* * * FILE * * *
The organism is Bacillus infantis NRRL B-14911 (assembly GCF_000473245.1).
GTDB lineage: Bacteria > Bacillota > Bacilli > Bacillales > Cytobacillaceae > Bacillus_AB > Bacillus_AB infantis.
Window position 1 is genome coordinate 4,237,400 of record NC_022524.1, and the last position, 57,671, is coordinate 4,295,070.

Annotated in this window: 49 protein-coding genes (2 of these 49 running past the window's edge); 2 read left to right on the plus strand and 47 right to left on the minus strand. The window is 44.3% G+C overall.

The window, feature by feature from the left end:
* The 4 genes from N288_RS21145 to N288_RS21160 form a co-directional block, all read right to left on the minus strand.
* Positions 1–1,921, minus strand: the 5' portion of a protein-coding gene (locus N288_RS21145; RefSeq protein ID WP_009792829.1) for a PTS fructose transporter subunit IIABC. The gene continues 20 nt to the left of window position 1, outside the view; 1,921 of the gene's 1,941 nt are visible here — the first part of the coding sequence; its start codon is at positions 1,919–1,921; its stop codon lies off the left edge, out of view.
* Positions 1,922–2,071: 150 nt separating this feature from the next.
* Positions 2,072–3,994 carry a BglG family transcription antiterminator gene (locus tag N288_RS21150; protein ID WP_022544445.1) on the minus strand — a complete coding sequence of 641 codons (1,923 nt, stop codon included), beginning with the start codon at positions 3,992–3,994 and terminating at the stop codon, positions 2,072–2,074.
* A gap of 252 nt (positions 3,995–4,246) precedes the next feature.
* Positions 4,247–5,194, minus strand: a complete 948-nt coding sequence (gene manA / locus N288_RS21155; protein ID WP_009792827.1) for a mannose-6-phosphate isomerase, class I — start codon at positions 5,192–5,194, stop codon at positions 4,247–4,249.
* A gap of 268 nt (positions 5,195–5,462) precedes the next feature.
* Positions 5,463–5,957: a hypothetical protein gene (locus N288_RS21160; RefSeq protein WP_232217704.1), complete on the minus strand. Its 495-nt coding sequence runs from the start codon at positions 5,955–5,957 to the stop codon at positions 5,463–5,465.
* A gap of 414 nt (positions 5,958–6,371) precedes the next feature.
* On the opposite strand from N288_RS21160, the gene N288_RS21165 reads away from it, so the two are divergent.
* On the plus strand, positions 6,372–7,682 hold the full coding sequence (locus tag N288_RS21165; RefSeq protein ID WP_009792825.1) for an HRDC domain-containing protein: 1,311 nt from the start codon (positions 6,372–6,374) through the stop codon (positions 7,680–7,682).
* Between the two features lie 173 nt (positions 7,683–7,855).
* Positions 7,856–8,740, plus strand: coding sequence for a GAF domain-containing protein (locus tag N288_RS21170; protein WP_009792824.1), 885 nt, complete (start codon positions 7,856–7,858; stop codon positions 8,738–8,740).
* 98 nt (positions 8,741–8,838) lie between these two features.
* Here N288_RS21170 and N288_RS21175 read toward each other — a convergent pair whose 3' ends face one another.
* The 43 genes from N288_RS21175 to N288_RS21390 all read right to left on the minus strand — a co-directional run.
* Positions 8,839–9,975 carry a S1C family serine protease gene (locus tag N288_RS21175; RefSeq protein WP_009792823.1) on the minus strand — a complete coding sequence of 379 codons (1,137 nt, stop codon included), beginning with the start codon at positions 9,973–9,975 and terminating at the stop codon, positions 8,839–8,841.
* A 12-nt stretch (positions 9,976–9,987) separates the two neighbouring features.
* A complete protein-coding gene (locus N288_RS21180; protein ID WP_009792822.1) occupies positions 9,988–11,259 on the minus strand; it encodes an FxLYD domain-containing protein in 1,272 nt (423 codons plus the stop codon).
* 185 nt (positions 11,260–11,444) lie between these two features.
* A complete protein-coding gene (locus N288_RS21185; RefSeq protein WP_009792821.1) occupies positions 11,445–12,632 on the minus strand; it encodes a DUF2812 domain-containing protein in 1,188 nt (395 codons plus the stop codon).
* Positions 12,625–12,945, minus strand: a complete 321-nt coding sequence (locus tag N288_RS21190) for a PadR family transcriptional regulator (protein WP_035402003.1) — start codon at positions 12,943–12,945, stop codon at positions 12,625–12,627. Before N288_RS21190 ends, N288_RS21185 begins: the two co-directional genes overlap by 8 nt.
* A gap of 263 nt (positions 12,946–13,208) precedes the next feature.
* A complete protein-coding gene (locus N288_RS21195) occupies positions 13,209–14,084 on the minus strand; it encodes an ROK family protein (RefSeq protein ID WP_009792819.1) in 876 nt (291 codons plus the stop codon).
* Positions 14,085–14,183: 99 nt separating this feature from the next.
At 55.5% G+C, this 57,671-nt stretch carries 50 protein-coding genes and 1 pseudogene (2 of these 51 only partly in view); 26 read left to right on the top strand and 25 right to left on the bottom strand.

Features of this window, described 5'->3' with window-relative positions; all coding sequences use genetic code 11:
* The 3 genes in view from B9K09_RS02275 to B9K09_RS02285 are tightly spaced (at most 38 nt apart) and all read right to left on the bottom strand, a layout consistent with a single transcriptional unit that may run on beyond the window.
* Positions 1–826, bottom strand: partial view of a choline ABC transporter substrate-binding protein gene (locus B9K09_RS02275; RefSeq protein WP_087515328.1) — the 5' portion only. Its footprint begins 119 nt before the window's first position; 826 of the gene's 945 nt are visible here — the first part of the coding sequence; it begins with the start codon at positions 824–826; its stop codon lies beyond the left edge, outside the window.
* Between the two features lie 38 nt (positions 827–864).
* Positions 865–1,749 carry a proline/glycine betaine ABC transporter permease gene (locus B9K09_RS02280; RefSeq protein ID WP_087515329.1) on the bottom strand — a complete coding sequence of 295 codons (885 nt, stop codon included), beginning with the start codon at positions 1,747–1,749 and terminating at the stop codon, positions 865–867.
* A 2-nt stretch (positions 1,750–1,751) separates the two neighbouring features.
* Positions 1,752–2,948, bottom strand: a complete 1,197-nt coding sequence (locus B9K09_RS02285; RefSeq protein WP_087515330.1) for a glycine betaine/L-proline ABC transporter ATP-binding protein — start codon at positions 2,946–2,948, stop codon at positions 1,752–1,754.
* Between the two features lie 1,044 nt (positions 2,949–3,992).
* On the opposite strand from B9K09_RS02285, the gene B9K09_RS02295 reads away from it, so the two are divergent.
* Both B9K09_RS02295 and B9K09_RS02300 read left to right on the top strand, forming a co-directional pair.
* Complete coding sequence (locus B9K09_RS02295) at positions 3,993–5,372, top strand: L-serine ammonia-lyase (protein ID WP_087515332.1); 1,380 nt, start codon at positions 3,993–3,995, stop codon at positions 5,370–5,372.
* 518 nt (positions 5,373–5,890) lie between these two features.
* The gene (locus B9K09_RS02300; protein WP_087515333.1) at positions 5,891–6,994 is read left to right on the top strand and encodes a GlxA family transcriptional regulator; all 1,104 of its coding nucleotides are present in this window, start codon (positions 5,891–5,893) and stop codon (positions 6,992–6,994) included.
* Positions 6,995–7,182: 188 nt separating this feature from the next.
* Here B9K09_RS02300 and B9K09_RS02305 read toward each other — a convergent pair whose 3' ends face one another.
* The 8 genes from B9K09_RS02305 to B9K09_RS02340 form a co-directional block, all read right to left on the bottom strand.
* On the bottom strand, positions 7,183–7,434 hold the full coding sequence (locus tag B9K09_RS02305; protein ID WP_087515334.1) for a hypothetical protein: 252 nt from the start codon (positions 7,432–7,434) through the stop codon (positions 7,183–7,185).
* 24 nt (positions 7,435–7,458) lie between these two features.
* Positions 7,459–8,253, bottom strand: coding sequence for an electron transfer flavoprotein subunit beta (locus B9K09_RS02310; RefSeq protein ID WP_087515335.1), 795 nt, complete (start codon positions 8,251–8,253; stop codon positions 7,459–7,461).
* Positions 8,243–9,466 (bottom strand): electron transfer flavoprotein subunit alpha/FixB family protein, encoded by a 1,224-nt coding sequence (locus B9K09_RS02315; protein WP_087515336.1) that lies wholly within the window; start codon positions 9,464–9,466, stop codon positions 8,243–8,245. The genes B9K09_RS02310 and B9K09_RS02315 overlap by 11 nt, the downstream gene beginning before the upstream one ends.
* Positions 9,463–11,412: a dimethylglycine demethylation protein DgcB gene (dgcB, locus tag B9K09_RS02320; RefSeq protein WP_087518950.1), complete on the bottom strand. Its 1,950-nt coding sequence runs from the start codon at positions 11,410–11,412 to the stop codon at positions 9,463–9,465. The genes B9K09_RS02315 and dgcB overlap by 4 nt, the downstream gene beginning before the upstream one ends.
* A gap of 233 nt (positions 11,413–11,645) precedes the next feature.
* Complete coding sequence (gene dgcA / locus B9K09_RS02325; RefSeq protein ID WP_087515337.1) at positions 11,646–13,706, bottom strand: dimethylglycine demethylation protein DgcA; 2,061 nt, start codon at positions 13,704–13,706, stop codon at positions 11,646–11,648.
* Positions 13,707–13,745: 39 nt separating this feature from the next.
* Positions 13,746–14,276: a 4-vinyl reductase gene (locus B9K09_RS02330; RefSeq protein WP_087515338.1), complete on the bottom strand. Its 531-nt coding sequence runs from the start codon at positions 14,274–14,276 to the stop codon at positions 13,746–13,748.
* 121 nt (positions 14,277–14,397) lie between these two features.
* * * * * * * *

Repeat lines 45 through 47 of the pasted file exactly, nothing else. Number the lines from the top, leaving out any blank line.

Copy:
* Positions 6,995–7,182: 188 nt separating this feature from the next.
* Here B9K09_RS02300 and B9K09_RS02305 read toward each other — a convergent pair whose 3' ends face one another.
* The 8 genes from B9K09_RS02305 to B9K09_RS02340 form a co-directional block, all read right to left on the bottom strand.